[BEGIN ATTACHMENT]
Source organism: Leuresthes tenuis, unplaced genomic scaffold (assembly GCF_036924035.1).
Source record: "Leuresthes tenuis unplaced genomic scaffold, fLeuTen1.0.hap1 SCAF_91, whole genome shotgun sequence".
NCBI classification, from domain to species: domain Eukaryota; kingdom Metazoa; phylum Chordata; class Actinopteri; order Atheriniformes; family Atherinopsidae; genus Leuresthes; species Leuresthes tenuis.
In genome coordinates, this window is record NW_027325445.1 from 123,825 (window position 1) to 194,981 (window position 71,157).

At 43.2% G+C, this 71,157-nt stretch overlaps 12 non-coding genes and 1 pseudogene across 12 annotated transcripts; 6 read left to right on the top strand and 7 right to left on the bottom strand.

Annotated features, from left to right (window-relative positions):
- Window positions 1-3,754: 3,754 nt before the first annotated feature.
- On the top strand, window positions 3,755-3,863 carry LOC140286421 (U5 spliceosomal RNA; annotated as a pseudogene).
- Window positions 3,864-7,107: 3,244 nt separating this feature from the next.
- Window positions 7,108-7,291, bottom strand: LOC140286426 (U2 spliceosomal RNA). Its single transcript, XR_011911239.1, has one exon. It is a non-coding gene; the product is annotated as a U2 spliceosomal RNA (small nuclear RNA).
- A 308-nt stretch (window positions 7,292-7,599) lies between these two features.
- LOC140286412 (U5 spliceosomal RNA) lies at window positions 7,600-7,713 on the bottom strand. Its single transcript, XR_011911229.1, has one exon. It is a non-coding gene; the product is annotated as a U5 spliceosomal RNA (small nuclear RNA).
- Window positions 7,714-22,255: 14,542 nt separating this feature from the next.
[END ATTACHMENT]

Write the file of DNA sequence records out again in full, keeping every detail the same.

Source organism: Leuresthes tenuis, unplaced genomic scaffold (assembly GCF_036924035.1).
Source record: "Leuresthes tenuis unplaced genomic scaffold, fLeuTen1.0.hap1 SCAF_91, whole genome shotgun sequence".
NCBI classification, from domain to species: domain Eukaryota; kingdom Metazoa; phylum Chordata; class Actinopteri; order Atheriniformes; family Atherinopsidae; genus Leuresthes; species Leuresthes tenuis.
In genome coordinates, this window is record NW_027325445.1 from 123,825 (window position 1) to 194,981 (window position 71,157).

At 43.2% G+C, this 71,157-nt stretch overlaps 12 non-coding genes and 1 pseudogene across 12 annotated transcripts; 6 read left to right on the top strand and 7 right to left on the bottom strand.

Annotated features, from left to right (window-relative positions):
- Window positions 1-3,754: 3,754 nt before the first annotated feature.
- On the top strand, window positions 3,755-3,863 carry LOC140286421 (U5 spliceosomal RNA; annotated as a pseudogene).
- Window positions 3,864-7,107: 3,244 nt separating this feature from the next.
- Window positions 7,108-7,291, bottom strand: LOC140286426 (U2 spliceosomal RNA). Its single transcript, XR_011911239.1, has one exon. It is a non-coding gene; the product is annotated as a U2 spliceosomal RNA (small nuclear RNA).
- A 308-nt stretch (window positions 7,292-7,599) lies between these two features.
- LOC140286412 (U5 spliceosomal RNA) lies at window positions 7,600-7,713 on the bottom strand. Its single transcript, XR_011911229.1, has one exon. It is a non-coding gene; the product is annotated as a U5 spliceosomal RNA (small nuclear RNA).
- Window positions 7,714-22,255: 14,542 nt separating this feature from the next.